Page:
Empowering Young Women to Get the Facts About Gynecologic Cancer
by: Shonta Chambers
All women are at risk for developing a gynecologic cancer. Every year in the United States, nearly 26,500 women die from one of the five main types of gynecologic cancer: cervical, ovarian, uterine, vaginal, and vulvar. In 2016, SelfMade Health Network created a pilot program to educate college-aged women in Washington, DC. The program was based on CDC’s Inside Knowledge: Get the Facts about Gynecologic Cancer educational campaign about the warning signs of gynecologic cancer. The pilot sessions increased participants’ knowledge of symptoms and prevention strategies, empowered them to talk to their doctors, and set the stage for future sessions to address cancer health disparities nationwide.
About 71,500 women are diagnosed with gynecologic cancer each year in the United States, and black women are twice as likely to die from the disease. Signs, symptoms, risk factors, and prevention strategies are different for each type of gynecologic cancer, and symptoms can be hard to recognize. Treatment is most effective when cancer is found early, but cervical cancer is the only gynecologic cancer with a recommended screening test. Therefore, education about how to help prevent, find, and treat all forms of gynecologic cancer is key to improving women’s health outcomes.
SelfMade Health Network (operated by Patient Advocate Foundation) sponsored two pilot educational sessions at Howard University in Washington, DC for 35 female students participating in a summer program. Session organizers provided educational content from CDC’s Inside Knowledge campaign to raise awareness about risk factors, symptoms, recommended screenings, and prevention strategies for the different gynecologic cancers. Another goal was to increase attendees’ intentions to seek appropriate care when they recognized symptoms.
The sessions used informal themes, such as slumber parties, to engage attendees in a personal and conversational environment. Content included information about the human papillomavirus (HPV) vaccine, which can prevent cervical, vaginal, and vulvar cancers. Survivors of gynecologic cancers gave testimonies, and a medical professional was available to answer questions. To measure the success of these pilots, organizers provided surveys before and after the session to measure changes in knowledge, attitudes, and intentions.
A total of 35 college-aged women (18 to 21 years old) participated in the two Inside Knowledge educational sessions in 2016. Attendees completed pre- and post-test surveys to measure their knowledge, attitudes, and behaviors related to gynecologic cancers.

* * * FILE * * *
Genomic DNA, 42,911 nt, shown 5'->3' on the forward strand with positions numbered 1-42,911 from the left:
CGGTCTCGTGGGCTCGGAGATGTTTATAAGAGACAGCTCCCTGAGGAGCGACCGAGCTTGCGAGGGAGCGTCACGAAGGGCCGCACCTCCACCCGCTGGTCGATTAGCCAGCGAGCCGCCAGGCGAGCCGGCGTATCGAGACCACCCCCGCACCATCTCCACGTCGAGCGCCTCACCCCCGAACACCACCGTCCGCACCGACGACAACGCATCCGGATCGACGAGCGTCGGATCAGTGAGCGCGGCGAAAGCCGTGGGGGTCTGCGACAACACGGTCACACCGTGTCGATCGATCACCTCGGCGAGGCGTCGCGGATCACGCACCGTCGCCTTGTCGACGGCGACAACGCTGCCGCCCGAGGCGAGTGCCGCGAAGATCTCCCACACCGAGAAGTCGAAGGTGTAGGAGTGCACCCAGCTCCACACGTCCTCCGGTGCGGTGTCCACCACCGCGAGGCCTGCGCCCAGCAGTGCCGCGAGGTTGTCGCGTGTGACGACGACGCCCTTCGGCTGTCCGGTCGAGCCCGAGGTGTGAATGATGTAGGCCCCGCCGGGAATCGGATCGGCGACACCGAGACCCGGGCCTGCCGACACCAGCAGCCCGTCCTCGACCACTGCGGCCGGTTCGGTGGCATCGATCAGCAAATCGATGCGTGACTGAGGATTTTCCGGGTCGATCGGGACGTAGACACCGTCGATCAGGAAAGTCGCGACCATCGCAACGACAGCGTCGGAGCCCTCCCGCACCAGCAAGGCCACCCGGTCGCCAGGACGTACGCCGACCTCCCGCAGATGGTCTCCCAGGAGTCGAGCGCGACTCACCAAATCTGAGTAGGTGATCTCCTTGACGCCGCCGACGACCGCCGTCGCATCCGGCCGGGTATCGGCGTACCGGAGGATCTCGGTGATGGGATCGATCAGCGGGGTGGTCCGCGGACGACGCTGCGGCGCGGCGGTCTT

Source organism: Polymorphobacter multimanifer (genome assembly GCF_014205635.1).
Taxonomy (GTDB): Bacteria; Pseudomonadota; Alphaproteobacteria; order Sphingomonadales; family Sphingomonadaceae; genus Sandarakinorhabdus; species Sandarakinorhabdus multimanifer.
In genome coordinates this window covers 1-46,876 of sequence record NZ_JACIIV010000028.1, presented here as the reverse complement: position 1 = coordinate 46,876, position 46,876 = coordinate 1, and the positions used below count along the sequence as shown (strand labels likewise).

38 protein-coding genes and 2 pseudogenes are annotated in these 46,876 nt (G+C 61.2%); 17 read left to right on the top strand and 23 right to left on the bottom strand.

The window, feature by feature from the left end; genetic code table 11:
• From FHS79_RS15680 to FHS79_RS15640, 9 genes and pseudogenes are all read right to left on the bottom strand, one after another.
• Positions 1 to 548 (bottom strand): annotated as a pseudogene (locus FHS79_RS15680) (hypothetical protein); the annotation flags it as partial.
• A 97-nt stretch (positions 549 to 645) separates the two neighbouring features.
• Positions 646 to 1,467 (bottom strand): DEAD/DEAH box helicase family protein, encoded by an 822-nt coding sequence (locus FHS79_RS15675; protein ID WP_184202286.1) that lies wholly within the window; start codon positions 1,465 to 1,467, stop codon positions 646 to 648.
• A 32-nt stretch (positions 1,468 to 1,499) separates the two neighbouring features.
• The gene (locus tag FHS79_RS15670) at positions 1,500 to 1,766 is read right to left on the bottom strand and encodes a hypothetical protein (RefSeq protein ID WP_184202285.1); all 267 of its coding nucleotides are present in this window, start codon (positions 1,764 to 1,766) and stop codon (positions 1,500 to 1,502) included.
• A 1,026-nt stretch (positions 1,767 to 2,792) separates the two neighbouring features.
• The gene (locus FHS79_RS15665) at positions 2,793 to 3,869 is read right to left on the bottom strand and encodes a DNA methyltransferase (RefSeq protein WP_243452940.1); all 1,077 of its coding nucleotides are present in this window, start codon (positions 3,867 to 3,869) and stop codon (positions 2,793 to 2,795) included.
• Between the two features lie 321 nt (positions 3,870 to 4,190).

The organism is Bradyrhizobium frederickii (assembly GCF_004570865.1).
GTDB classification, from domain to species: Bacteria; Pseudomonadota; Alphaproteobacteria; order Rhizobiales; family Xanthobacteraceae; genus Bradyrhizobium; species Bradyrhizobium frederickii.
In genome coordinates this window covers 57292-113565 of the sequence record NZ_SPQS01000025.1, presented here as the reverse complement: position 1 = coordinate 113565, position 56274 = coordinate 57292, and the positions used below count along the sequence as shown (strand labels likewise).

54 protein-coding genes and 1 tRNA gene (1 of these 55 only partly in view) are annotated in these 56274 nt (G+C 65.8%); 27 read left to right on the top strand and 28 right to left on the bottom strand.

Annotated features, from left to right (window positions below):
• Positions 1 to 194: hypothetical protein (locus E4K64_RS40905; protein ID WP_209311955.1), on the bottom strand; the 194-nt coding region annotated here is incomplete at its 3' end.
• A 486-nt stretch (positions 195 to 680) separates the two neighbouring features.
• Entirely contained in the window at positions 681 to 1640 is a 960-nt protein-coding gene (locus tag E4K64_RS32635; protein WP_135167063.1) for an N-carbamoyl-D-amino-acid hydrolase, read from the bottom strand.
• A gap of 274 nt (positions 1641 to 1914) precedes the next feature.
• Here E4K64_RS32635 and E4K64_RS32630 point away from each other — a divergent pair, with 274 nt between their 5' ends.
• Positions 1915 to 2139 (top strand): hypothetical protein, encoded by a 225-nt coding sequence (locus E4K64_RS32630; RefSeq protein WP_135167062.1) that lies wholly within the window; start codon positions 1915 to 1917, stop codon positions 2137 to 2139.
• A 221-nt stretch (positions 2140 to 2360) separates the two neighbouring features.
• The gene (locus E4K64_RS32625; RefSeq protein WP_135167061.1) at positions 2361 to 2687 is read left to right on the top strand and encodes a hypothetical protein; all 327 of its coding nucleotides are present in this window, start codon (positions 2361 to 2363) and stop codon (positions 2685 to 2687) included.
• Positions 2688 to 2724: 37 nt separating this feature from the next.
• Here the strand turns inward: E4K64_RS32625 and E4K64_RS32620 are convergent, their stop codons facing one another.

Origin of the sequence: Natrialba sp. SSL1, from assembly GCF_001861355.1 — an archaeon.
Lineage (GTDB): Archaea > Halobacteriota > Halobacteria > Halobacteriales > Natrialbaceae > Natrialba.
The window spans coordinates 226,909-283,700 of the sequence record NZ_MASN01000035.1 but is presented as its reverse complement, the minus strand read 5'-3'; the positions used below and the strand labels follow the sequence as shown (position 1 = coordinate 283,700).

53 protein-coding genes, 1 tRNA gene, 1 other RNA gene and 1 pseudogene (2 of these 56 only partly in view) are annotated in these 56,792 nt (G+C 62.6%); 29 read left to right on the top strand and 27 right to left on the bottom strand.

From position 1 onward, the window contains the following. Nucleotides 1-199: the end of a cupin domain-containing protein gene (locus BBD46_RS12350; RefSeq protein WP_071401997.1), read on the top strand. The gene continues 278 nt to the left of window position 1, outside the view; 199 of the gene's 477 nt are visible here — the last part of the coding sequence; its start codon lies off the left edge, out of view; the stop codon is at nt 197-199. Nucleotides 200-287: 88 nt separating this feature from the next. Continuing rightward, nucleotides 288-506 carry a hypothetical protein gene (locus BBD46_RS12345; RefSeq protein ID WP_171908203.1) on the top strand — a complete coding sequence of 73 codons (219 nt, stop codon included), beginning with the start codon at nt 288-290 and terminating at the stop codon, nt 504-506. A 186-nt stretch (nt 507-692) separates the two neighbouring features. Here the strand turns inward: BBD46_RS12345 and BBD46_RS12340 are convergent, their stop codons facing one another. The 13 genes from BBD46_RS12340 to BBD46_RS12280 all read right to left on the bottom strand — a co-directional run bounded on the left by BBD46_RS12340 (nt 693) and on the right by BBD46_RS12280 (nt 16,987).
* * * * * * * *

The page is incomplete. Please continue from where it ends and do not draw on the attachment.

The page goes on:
Sessions increased attendees’—
- Knowledge of gynecologic cancer symptoms, specifically
- Abdominal or back pain (48%)*
- Bloating (112%)
- Change in bathroom habits (100%)
- Confidence in talking to their doctor about
- Gynecologic cancer (83%)
- Symptoms they may be experiencing (94%)
- Intentions to talk to their doctor about genetic testing (44%)
All attendees left the sessions with the stated intention to get the HPV vaccine if they did not already have it. Although the target age for HPV vaccination is 11 to 12 years, CDC also recommends the HPV vaccine for young women through age 26 if they were not vaccinated when they were younger. Students also noted that the small number of attendees created an intimate environment in which they felt comfortable asking personal questions.
“Cancer runs in my family and before this event, I felt scared that I was going to get it too. Now I feel empowered and know of ways that I can protect myself. I will pass this along to my friends and family.”
DC Session Participant
College campuses provide an opportunity for educating young women about gynecologic cancers. Educational sessions can be incorporated into a variety of programs where the intended audience is already present and transitioning to college life. Organizers can supplement and strengthen their efforts with resources from CDC’s Inside Knowledge educational campaign.
Moving forward, SelfMade Health Network is expanding its reach by collaborating with other historically black colleges and universities in the South to see if they will achieve similar pre- and post-session knowledge outcomes.
About the Program
SelfMade Health Network is one of eight CDC-funded national networks that works to reduce cancer health disparities in high-risk and underserved populations across the U.S. Knowing that gynecologic cancer mortality rates among black women are almost twice that of white women, SelfMade Health Network mobilized their existing relationship with Howard University, a historically black university, to pilot educational sessions with young women attending their summer program. Visit the SelfMade Health Network website for more information.
The findings and conclusions in this success story are those of the author(s) and do not necessarily represent the official position of the funding agencies of the Centers for Disease Control and Prevention (CDC).